What the big occasions – the New Year or the Birthday – give us is an opportunity to stand back and review where we are. And sometimes we get the opportunity to take a time out – as when going to a retreat or sanctuary. These times of reflection are well and good, and it is only by seeing where we have come from that we can really chart the way ahead.

But equally important is to look ahead, to see the new horizon and the new paths that are opening up in front of us. We can stay where we are, but to grow as human we need to take a new step every day, every moment.

There is a new world waiting for us each day; let us take the opportunity to make it a better one.


Todays Meditation word: Depend



In the world that I live in, we are all encouraged to be independent. We hear all the time that we need to stand on our own two feet, that there is no such thing as society, that the only thing we can rely on is what we produce and make for ourselves.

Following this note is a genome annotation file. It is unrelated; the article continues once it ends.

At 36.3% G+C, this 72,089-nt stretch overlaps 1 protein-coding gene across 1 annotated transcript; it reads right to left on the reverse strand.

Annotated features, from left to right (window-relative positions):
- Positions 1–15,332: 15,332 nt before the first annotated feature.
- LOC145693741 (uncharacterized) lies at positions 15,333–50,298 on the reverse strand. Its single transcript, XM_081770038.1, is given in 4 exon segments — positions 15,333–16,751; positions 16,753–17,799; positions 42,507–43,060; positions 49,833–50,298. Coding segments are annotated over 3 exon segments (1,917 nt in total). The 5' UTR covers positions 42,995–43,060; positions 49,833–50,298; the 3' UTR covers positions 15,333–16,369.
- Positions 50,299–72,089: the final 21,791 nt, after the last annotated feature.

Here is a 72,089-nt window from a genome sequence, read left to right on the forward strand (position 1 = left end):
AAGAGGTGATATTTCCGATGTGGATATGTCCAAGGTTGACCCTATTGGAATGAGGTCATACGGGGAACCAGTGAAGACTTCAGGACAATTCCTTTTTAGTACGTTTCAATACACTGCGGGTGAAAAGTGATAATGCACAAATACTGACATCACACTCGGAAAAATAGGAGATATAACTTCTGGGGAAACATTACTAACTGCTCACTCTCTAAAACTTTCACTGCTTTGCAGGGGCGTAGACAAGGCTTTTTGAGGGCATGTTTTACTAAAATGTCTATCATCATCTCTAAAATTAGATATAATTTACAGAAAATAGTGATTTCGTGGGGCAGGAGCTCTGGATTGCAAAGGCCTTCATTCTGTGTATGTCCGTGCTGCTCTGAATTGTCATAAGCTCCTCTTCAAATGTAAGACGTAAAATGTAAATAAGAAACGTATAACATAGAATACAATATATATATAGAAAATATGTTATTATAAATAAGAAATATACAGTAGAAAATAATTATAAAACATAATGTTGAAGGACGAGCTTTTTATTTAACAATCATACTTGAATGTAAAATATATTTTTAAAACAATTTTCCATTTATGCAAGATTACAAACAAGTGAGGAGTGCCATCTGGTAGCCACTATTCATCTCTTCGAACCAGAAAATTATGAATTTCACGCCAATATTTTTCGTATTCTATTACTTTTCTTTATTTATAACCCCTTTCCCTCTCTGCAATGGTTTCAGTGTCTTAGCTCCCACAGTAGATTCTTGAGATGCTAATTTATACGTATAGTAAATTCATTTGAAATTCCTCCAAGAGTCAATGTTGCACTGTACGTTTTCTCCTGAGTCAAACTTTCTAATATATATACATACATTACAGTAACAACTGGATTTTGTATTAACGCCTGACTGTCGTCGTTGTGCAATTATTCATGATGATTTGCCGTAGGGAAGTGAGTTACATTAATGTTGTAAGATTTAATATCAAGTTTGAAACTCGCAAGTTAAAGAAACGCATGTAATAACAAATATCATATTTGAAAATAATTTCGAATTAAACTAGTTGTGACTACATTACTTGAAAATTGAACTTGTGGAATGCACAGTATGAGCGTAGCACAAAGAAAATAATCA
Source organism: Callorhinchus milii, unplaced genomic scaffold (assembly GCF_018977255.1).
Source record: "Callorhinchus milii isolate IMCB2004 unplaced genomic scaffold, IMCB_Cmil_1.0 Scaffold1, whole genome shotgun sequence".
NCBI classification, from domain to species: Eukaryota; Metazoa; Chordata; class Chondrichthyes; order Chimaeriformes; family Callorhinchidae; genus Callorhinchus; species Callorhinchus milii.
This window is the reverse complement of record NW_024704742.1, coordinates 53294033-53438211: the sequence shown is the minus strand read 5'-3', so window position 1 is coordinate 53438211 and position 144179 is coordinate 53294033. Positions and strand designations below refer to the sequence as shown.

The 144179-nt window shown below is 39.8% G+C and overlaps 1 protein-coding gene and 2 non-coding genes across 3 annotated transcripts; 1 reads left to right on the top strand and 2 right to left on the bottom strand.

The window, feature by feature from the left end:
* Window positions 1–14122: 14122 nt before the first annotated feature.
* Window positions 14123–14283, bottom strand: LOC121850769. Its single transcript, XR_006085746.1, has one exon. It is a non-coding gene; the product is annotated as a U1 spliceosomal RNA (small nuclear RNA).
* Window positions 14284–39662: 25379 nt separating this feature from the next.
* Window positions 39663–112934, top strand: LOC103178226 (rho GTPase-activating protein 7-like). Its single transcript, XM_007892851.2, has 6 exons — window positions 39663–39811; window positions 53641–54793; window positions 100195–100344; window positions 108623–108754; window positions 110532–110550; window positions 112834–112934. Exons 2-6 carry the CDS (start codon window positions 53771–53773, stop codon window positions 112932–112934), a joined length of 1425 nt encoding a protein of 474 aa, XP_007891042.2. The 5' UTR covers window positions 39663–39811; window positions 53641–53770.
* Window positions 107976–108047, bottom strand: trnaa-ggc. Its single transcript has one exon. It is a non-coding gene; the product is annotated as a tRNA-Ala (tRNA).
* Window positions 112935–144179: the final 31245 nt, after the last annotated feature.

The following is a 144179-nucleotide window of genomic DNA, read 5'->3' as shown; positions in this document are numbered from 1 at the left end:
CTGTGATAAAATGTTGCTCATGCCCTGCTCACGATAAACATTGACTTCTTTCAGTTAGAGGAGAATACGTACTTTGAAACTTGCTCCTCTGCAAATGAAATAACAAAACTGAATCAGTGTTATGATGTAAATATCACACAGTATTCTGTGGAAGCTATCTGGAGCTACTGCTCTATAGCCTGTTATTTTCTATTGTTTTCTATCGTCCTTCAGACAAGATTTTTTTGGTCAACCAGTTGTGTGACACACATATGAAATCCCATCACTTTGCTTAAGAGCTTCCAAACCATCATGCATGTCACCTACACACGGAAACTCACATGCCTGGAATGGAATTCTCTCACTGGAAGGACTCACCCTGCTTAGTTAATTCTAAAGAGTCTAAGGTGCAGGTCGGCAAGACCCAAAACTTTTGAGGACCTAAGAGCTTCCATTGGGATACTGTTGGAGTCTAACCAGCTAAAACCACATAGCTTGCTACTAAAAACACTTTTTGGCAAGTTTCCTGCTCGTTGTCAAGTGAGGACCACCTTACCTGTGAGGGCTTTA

There is a sense where this is correct, there is a sense in which we are all islands, unconnected to each other, all simply looking for what will benefit us.

But to say that this is the whole of the human condition is to ignore that great part of us that is a communal creature. Right from the early hunter gatherers, we as a species needed to depend on others for some of our physical wellbeing. Today, none of us in modern society could continue without the active participation of others. The rich man in his penthouse apartment still needs the sewer worker to make sure he can keep well, and the sewer worker need the millionaire to pay for his work.